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Charlie’s art

Legend has it that the Culinary Institute of America threw out Charlie Palmer for coating a Volvo belonging to the school’s restaurant manager with aspic. It’s not hard to picture the 40-year-old chef-owner of Aureole (rated New York’s best American restaurant) playing games like that. Neither is it surprising to learn that he runs a string of eating houses, nor that he owns a dairy farm.

Aureole labels itself “progressive American”. As a definition, it is about as apposite as “modern British”. Roughly deconstructed, it stands for generous portions, home-grown produce with taste, applied French techniques and a nod to tradition. It also stands for a massive commitment to consistency and a system that runs as smoothly as a Cadillac on an empty freeway.

It seems to be a point of honour among the Big Apple’s celebrity chefs that they look as though they have just returned from a health spa. It’s true of Jean-Georges Vongerichten, of Daniel Boulud and especially of Palmer. If they are stressed, they don’t show it. Perhaps it’s because they find administration and management less tiring than cooking. Aureole’s boss still keeps his hand in, though. In particular, he likes to work alongside new or comparatively raw kitchen recruits: “You don’t find accomplished cooks. You have to create them.”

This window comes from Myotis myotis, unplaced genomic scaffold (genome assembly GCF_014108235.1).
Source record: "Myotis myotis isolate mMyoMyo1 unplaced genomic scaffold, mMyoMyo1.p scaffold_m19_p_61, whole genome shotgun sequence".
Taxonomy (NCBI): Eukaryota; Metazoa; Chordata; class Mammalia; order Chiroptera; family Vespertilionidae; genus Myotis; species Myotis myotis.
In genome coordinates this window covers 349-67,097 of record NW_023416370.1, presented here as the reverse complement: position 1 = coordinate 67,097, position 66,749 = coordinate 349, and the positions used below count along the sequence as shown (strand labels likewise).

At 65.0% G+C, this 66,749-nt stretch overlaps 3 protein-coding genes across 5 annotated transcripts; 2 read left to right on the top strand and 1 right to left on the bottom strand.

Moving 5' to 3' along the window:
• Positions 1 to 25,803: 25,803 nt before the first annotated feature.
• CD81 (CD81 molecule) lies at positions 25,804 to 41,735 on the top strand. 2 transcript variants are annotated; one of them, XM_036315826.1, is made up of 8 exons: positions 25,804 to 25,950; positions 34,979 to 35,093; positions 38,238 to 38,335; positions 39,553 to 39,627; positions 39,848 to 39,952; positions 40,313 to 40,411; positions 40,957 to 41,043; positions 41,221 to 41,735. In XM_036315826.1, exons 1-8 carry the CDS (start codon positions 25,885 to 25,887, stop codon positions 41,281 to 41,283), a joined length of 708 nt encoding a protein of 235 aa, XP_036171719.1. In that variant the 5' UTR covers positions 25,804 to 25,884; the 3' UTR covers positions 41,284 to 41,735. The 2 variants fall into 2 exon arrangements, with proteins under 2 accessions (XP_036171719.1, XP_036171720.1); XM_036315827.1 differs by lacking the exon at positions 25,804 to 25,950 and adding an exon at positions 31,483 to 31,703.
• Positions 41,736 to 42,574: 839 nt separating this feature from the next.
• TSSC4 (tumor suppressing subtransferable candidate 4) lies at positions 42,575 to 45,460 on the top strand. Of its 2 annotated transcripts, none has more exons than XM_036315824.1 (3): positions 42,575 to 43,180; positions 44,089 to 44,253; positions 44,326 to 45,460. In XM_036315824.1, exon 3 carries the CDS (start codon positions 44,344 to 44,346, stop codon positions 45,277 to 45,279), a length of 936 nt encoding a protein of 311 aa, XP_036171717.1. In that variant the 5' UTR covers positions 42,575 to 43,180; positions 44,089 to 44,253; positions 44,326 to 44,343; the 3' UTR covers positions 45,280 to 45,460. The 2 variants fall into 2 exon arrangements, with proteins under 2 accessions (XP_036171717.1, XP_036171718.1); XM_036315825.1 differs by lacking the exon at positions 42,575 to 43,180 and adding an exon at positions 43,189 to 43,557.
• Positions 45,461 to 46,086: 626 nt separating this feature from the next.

To be the best (Aureole scores the highest-ranking 28 out of 30 for food in New York’s influential Zagat guide), cooking has to look recognisably French. Any menu vying for top honours will display foie gras – North American in origin – as well as lobster, oysters, caviare and truffles. Palmer balances the obvious status dishes with wood-grilled sardines, vegetable salad with tomato tart, spiced butternut squash soup, oak charcoal-grilled tuna, chicken or steak. What he serves may often be haute cuisine. It is just as likely to be good cooking.

Either way, it is presented with finesse. Bread sits in elegant Shaker-style baskets. Butter comes from Palmer’s own farm. Here you’ll find the same designer Laguiole knives as Michel Bras puts on his table. Hockney prints, offered for sale, dot the walls.